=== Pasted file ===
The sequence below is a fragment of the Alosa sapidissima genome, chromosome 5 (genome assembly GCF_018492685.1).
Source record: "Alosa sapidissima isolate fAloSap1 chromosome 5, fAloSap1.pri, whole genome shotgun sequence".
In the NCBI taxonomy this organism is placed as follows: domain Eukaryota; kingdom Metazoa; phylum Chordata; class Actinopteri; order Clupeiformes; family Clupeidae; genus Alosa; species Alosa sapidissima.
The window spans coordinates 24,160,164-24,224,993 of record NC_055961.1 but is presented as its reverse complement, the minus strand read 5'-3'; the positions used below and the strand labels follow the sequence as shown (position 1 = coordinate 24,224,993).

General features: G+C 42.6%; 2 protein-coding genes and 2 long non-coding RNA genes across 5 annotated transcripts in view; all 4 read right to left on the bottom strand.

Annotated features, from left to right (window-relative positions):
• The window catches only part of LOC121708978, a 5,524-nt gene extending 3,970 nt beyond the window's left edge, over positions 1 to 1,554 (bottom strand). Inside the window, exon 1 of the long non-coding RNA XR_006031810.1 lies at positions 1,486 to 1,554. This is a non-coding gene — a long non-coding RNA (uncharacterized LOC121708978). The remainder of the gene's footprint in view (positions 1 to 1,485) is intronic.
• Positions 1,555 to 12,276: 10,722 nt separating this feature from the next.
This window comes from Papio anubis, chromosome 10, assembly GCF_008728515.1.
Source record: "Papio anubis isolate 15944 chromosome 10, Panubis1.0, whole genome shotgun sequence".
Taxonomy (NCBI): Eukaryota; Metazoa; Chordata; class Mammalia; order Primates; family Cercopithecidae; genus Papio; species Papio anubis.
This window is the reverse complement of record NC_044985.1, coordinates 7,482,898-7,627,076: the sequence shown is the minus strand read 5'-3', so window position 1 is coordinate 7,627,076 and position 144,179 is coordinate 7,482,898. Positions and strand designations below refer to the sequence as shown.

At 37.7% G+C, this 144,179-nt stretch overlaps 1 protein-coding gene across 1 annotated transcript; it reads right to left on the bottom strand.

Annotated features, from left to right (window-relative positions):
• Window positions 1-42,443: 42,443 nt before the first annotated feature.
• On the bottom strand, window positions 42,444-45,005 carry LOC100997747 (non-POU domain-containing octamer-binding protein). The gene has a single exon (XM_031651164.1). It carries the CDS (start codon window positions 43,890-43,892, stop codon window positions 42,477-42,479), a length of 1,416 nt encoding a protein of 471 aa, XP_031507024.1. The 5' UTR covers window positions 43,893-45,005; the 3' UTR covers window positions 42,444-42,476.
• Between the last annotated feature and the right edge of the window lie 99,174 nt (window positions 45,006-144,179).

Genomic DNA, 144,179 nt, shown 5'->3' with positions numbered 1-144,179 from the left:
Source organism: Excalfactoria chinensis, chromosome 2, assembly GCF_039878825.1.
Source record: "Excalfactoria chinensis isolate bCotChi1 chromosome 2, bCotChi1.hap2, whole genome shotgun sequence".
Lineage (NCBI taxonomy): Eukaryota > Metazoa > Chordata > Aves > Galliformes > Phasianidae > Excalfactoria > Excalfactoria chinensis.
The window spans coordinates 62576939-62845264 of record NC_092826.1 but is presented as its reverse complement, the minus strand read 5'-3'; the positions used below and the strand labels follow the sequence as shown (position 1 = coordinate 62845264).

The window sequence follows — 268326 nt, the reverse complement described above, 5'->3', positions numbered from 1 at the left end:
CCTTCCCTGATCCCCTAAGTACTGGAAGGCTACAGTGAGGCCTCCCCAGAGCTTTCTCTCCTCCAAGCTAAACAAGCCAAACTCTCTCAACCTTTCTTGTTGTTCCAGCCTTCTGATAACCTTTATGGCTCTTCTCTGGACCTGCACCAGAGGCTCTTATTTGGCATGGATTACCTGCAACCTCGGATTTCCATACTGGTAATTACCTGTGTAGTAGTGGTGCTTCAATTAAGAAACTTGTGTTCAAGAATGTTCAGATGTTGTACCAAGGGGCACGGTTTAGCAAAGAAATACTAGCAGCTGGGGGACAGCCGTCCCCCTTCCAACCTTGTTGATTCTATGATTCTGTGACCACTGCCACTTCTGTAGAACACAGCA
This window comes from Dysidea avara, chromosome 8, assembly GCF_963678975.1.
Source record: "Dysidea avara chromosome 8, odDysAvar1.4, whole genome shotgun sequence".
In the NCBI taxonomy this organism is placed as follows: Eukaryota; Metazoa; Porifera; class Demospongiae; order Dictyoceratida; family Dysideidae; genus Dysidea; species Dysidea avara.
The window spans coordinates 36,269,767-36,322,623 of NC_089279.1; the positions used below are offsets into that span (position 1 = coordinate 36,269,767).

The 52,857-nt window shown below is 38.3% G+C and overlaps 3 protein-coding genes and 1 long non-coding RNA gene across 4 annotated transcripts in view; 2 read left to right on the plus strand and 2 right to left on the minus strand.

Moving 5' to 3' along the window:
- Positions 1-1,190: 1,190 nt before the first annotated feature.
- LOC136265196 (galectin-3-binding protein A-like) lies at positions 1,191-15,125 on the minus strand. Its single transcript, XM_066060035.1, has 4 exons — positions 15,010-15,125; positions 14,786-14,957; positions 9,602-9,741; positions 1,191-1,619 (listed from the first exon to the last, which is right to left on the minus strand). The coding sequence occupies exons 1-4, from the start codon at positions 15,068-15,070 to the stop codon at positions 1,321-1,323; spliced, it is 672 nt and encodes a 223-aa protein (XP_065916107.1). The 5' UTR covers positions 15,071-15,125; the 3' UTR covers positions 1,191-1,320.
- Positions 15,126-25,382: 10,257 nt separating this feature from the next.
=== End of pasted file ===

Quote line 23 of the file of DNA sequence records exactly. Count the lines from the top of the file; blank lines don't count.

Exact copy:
The window sequence follows — 268326 nt, the reverse complement described above, 5'->3', positions numbered from 1 at the left end: